Financial equality eludes women

Economic equality is unlikely to be achieved until at least 2031, despite women making record progress in the March quarter, according to the latest Financy Women’s Index.

The index, an independent report, is sponsored by Australian listed fintech company OneVue, AMP Financial Planning and the Association of Financial Advisers (AFA), measures the economic progress of Australian women on a quarterly basis.

The index rose 1.9 points to 122.7 points in the March quarter, up from a revised 120.8 points in December 2018. The result reflects the fastest pace of women’s quarterly progress in two years, according to index founder Bianca Hartge-Hazelman. It was helped by record female full-time employment, workforce participation, improved educational enrolments and earnings growth relative to men as reflected in a record low of the gender pay gap.

However, Australian women were 34 per cent short or on current trends, 12 years away – at the current rate of improvement – from achieving financial equality.

“We still have too many Australian women unable to realise their economic potential,” said Ms Hartge-Hazelman.

“Surprisingly, in a time of rising employment, there are women who are still underpaid and the female underemployment rate is worse than a decade ago.”

On International Women’s Day, YourLifeChoices sought your views in the Friday Flash Poll on women’s key concerns.

Financial security was top (26 per cent), personal safety in the community was next (15 per cent), followed by family breakdown and abuse (13 per cent), physical and mental health concerns (13 per cent), affordable housing (11 per cent), coping with the physical challenges of ageing (11 per cent), loneliness (four per cent), ability to continue to care for others (two per cent) and transport availability (two per cent).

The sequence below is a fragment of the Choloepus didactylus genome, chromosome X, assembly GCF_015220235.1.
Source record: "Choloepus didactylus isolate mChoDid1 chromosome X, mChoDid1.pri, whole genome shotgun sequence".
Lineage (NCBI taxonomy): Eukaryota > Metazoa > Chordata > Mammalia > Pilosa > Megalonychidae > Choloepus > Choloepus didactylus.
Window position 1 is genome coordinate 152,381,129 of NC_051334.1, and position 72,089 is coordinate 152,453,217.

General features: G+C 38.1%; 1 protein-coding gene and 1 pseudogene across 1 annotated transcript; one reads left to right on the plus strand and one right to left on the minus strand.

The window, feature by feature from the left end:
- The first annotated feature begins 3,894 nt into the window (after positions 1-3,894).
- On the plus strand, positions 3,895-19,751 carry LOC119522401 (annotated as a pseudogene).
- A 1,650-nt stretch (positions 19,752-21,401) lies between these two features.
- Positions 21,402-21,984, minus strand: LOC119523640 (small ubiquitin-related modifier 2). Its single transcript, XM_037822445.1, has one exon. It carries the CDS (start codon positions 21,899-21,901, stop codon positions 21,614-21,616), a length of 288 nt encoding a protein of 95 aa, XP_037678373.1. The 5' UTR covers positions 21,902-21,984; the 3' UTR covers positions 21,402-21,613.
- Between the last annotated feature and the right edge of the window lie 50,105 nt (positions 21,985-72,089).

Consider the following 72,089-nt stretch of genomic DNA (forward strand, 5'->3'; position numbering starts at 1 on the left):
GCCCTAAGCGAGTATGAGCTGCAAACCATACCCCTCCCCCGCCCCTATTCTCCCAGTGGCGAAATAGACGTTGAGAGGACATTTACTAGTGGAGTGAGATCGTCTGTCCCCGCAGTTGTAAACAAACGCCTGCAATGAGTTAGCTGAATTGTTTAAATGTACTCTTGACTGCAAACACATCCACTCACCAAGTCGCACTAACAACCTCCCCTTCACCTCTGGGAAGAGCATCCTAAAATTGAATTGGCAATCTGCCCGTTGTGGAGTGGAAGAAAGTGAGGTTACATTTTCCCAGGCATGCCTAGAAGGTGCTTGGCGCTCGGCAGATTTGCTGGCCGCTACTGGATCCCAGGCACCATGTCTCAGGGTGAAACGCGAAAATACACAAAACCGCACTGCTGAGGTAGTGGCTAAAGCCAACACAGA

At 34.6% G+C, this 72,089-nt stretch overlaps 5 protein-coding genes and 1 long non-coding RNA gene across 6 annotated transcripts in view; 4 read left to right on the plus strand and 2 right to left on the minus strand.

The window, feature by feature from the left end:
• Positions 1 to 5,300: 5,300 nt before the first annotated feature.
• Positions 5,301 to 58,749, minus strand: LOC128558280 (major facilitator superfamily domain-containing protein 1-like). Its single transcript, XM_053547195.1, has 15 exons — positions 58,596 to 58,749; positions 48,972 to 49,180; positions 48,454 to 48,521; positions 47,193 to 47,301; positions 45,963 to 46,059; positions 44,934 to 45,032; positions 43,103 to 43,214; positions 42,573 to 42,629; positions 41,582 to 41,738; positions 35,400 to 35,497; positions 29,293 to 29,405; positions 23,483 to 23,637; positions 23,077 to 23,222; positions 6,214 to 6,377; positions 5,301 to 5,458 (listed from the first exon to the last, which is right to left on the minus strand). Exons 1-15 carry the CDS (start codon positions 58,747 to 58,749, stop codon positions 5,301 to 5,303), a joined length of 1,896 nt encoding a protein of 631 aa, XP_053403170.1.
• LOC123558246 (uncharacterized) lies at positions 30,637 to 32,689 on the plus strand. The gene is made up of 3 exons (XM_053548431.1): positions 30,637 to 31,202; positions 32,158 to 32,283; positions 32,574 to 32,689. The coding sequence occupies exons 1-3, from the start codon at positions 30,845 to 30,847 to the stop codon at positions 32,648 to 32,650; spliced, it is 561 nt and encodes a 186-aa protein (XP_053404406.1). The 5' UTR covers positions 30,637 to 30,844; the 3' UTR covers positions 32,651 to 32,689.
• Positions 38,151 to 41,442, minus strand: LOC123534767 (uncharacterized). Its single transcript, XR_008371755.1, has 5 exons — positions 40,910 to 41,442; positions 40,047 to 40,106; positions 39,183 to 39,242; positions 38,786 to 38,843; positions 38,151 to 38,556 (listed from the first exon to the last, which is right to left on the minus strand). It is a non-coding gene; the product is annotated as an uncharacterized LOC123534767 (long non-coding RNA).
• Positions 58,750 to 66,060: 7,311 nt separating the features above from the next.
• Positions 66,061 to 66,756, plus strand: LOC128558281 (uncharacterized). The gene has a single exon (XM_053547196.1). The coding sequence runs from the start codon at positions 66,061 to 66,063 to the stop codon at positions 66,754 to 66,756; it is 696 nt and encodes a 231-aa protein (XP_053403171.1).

Other concerns raised by respondents included employment opportunities for women aged 55-plus and abuse of women and children in the home.

Asked which issues should be fixed today, and financial security (33 per cent) was again the top issue followed by personal safety in public (19 per cent), equal opportunity in the workplace (17 per cent) and suitable compensation for carers (nine per cent). Surprisingly, only four per cent wanted immediate action to narrow the superannuation gap, perhaps a likely indication the issue is in hand.

We also asked if baby boomer women should receive a more generous Age Pension to compensate for their smaller – or absent – superannuation balances (median balances for 55 to 59-year-old men in 2015–16 were $115,000 and for women $50,000). An overwhelming 70 per cent of the poll’s 383 respondents said yes.

The poll evoked a strong response from members, and sexist attitudes would seem to be alive and well. However, there were also many measured and responsible comments, including:

“A liveable universal pension, assured, reasonable, safe accommodation where people have access to and participation in the community … with effective income distribution to have this happen … a true ‘common wealth’. This sounds like a civilised society that values all peoples of all ages.” ~ Zen

“I agree the past was dismal, but that by no means justifies any ‘catch-up’ or ‘make-up’ by ‘punishing’ men as some feminists seek to do …” ~ TREBOR

“Fact is most women in Australia are comfortable in their own skin and are in caring and loving family relationships. Most of these have no time for this leftie-promoted fake event (International Women’s Day).” ~ Not a Bludger

“I find the selection ‘narrow the superannuation gap’ quite offensive. There should be no superannuation gap or any other gap. Gender should never be even mentioned when it comes to things like super, wages, positions.” ~ Ted Wards

“So many of us have spent our lives caring for our partners, children, parents, families and even the community and it is just expected. Beside that, we often worked full or part time and though we age equally, it is mostly the women who continue to do the caring for their grumpy old men. I was dismissed when I married and it was years before we had equal pay in my profession. It was extremely difficult to get permanency and thus I ended with a ridiculously small super, even though I worked (between having children) for well over 30 years.” ~ Omacarla

Is sexism in the community still as much of an issue as ageism? What has been your experience of sexist or ageist situations?

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Janelle Ward
Janelle Ward
Energetic and skilled editor and writer with expert knowledge of retirement, retirement income, superannuation and retirement planning.
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